Italy will become the fourth country to host the IRB Junior World Championship in 2011 and Sergio Parisse hopes the prestigious Under 20 tournament will leave a lasting legacy for rugby in the country long after the champions have been crowned.
Parisse, the captain and heartbeat of the Italian national side, is only too aware the difficulties rugby faces in his football mad country but believes that the Junior World Championship will take the oval ball game to a new audience and help to raise its profile.
“When Italy hosts every important championship, I think the interest of people to see a world championship is very important, even if it is at Junior or Under 20 level,” Parisse told Total Rugby Radio on the eve of last week’s announcement of the dates, venues and pools for JWC 2011.
“Rugby is not the most important sport in our country, so if people know about our sport, if they know they have the chance to see rugby, to have the possibility to go to a tournament like that in Italy I think it is a good thing to try and have more interest in our sport.
“I think for that reason it is going to be good for our rugby, not just for the players who will be involved in this competition but also for people who don’t know anything about rugby to go and see the matches of the Italian team as well as the other matches.
“It is good, especially for us in Italy, to get more people thinking about rugby and obviously for us in the first team it is very important seeing the young guys play. There are a couple of guys who played in the junior team who are now in the first team, so it is better to see new guys playing.
Italy's rugby region
“Obviously the Championship and playing at home is a very important responsibility for the Italian young guys and for Italian rugby. I hope the junior guys do well in the competition and I hope this Championship can help to continue to build our rugby in our country.
“If you are talking about rugby, Italy is a country with a young history. We really need to have young players coming through and more young guys involved in our sport to have the possibility to one day be more competitive and be a big nation of rugby.”
A veteran of 70 caps for the Azzurri, Parisse believes the selection of the Veneto region – and Treviso, Rovigo and Padova in particular – to host the Junior World Championship from 10-26 June is a wise move.
“The north of Italy is the most important region of Italy for rugby,” he explained. “The two sides playing in the Celtic League – Treviso and Aironi – are both in the north of Italy and many of the guys in the Italian team come from the north of Italy and cities like Rovigo, Petraca, Treviso and Parma.
“All the history of Italian rugby comes from the north of Italy, so I think it is an important thing to host the tournament because the best place to play rugby in Italy is in the north, even if in the centre with teams like Roma and L’Aquila have a lot of history too.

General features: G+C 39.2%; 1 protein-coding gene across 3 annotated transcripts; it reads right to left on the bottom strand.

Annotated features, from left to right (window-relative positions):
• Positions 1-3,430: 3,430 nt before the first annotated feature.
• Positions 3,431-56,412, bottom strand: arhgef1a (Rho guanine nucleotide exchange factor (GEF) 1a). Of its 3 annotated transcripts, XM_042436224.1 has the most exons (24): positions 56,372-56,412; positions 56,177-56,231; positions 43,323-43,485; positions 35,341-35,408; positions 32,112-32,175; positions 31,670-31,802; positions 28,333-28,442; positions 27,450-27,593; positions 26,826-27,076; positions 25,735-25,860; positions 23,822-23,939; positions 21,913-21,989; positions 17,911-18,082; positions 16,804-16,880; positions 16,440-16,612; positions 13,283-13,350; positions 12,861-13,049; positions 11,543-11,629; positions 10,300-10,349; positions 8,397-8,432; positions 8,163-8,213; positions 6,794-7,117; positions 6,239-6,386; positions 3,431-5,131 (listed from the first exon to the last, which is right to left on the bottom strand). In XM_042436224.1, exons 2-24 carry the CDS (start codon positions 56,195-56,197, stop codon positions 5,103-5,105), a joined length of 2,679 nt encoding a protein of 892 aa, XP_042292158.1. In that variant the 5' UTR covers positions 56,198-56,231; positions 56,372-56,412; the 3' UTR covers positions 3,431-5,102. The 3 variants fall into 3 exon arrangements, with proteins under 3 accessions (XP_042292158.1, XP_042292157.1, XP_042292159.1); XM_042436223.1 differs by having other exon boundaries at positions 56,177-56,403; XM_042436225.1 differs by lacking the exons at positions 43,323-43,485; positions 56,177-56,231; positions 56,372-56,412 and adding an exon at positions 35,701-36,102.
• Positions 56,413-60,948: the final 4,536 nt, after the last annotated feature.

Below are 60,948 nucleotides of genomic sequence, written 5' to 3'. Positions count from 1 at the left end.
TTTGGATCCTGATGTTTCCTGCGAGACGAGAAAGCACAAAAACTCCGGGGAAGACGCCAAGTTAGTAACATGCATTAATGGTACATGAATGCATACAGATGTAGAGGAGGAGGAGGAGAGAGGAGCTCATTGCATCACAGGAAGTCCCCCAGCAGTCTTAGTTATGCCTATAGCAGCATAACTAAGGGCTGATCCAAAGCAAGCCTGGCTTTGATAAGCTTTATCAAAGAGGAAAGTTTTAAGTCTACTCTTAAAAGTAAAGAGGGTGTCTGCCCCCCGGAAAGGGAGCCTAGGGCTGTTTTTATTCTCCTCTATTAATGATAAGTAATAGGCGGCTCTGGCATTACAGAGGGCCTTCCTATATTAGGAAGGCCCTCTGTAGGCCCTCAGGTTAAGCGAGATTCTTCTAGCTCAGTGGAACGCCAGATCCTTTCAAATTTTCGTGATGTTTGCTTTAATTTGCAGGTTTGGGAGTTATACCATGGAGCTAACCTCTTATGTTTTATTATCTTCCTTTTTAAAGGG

“It is a good choice to have the matches there, I think that there are going to be more people involved in the Championship and also more people going to see the matches in those cities.”
Passing on experience
The charismatic number 8, who admits it is a “special feeling” to play for his country on home soil, was only 18 when he made his Italian debut against the All Blacks in New Zealand back in June 2002 and knows the value of getting such experience at a young age.
“I had the chance to have a coach like John Kirwan to give me the confidence and to give me the opportunity to play in the first team even though I was very, very young to play,” explained the 27-year-old, who plays his club rugby for Stade Français in the French Top 14.
“When you are very young you are trying to learn every time from the best players around the world, trying to improve with every game you play with you team or your national team. It was very, very hard the first two or three years, but I think it was a very good experience for me.”
Parisse is keen to pass on those experiences to the next generation of Italian players, talking with people at the FIR’s Academy and giving advice to youngsters about taking their training seriously, never stopping to work hard or strive to improve if they wish to follow in his footsteps.
“Personally, I try to talk a lot with the young guys. This month, the first team are working with some young guys who are playing at the Under 20 or Under 19 level and they come to do some camps with the national team.
“It is very good to get to know these guys and to work with them and try to give them some advice as they are trying to get better and they must continue to work because I think that is the only way to be a good player.”